Recalling 20 years at PBA/WABE at Milton Clipper’s retirement partyMilton Clipper stands next to the portrait of him painted on the spot by speed artist D. Westry
By Maria Saporta
Friends and associates from near and far joined in a retirement celebration for Milton C. Clipper Jr., who served as president and CEO of the public broadcasting entity PBA/Channel 30 and WABE-FM (90.1) for 20 years.
Clipper was presented with several gifts, including a special “hammer” sculpture from his long-time friend Ed Jones, general manager of the University of the District of Columbia Television Stations.
He received a set of golf clubs from the board of AETC (Atlanta Educational Telecommunications Collaborative) – delivered by long-time board member John White.
And D. Westry, a master speed painter, stood in front of the gathering at the Cherokee Town & Country Club and created a larger-than-life portrait of Clipper as people watched. The kicker was that he painted the likeness of Clipper upside down before turning it right-side-up for everyone to see.
Dr. Louis Sullivan, the current AETC board chair, described how the public broadcasting stations were losing about $1 million a year – a budget that had to be subsidized by the Atlanta Public Schools.
“Milton completely turned that around,” Sullivan said. “We have become one of the best public broadcasting companies in the country…. Thank you for a job well done. You have made your mark.”
The emcees for the evening were Denis O’Hayer and Rose Scott, hosts of the WABE noon-time show – A Closer Look.
Scott spoke of how in the midst of the Atlanta Public Schools cheating scandal, Clipper always encouraged her to “dig deeper.” Despite the licensing relationship between APS and AETC, Clipper never gave Scott a sense that she should back off from the story.
“For me, having his support as a journalist, it’s so important to know management has your back,” she said.
O’Hayer told Clipper that the public broadcasting stations had progressed so much during his tenure. “While he didn’t make it all happen, none of of it would have happened without him,” O’Hayer said.
The personality of Clipper surfaced the more his friends and colleagues spoke about him.
“Milt Clipper and I laugh a lot when we’re together,” Ed Jones said. “I love to listen to him laugh. He’ll pull out that handkerchief to wipe away the tears of laughter.”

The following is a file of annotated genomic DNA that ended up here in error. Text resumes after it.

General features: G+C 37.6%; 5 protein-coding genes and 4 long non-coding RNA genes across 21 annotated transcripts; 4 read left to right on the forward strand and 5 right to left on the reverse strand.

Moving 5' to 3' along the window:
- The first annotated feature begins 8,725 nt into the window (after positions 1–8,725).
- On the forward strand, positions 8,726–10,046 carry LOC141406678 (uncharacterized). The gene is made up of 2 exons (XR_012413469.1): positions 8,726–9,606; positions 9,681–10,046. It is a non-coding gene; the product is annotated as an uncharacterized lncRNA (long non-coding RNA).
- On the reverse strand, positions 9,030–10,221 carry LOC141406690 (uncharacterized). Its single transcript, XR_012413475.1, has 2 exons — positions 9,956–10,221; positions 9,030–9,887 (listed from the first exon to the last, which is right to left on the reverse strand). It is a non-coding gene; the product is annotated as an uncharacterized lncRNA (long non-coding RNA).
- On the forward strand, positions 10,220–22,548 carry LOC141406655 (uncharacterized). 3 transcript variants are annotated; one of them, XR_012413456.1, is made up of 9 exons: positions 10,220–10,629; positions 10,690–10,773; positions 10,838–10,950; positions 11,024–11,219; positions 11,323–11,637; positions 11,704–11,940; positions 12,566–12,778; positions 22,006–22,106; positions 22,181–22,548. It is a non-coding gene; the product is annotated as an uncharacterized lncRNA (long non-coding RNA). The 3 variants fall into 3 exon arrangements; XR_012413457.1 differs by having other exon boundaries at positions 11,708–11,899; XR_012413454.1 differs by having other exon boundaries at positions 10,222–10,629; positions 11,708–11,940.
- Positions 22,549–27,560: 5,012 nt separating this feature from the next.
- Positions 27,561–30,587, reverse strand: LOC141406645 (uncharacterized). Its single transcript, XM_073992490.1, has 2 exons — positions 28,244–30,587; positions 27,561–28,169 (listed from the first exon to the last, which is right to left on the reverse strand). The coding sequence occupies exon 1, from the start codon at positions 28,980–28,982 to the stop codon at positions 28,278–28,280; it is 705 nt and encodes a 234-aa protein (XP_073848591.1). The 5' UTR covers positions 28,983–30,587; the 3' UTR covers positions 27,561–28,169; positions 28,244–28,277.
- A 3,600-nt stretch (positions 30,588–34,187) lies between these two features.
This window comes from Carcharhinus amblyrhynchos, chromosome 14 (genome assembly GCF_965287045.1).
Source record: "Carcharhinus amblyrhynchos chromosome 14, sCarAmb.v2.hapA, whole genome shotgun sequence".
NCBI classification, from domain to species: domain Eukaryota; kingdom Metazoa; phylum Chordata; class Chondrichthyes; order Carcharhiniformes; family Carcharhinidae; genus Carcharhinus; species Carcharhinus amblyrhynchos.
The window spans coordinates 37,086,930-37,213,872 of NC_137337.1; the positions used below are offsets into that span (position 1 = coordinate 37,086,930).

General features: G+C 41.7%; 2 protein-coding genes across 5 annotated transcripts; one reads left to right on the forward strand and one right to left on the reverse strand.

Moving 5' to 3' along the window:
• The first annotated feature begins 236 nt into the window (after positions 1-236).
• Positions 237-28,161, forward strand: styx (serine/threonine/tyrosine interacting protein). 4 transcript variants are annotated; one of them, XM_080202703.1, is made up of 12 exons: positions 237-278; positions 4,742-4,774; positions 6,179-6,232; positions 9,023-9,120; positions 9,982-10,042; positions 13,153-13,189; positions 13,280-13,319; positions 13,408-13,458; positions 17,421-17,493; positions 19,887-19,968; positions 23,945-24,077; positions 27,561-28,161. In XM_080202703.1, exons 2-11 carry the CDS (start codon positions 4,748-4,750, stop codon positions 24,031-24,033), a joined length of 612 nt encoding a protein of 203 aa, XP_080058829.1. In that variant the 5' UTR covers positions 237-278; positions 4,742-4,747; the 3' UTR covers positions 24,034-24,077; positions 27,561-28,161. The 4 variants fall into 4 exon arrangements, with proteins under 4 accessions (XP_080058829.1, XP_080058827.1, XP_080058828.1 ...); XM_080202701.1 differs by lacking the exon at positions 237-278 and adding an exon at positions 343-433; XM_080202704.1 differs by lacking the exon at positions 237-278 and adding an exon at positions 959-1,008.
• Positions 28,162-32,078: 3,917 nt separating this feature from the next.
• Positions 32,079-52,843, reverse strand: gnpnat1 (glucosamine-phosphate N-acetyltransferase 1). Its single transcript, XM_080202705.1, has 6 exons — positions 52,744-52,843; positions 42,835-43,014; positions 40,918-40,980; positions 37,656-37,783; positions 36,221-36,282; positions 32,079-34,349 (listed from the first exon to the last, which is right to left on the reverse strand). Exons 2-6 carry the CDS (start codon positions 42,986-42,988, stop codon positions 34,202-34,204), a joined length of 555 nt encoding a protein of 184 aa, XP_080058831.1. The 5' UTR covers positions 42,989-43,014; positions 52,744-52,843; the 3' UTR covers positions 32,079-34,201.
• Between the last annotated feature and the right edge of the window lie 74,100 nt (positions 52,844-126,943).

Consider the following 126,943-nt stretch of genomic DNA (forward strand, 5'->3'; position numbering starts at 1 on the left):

Although they had both had had their bouts with cancer and had suffered through life’s ups and downs, Jones said that Milton always “has a laugh and a smile” – finally describing his friend as a “hammer with humility.”
The person who stole the show was Clipper’s executive assistant for 11 years – Tammy Kardar. In a tribute video made of Clipper, she talked about how it took Clipper a year to hire her – after going through several other candidates.
Sonny Walker, who has served on the organization’s board for nearly 40 years, invited John White and Rubye Lucas – two other long-time board members to join him on stage as they gave Clipper his retirement gifts.
When he walked to the podium, a visibly moved Clipper said: “I don’t know if I can do this. ”
After thanking the AETC retirement planning committee, Clipper then remembered special moments along the “amazing “20-year journey running the stations.
“I can hardly imagine that it’s been 20 years since we have started this venture,” he said.
Clipper began by mentioning two people who were instrumental with the establishment of AETC: the late Tom Hamall, who lead the Metro Atlanta Chamber from 1974 to 1983; and the late William Sharp, who was a founding member and former chairman of AETC.
After thanking a number of people who had helped him and the stations along the way, Clipper then turned to the person who has taken his place – Wonya Lucas.
“To Wonya, my successor, I pledge my full cooperation,” said Clipper, adding that every one present would be standing by her side to help make her tenure at the stations be a success.
He saved his closing thanks for his wife – Paulette – who he said she was more than his life partner and best friend.
“She’s been my calm when my seas got rough, and sometimes she’s been my storm,” Clipper said. “But she has always made me a better person.”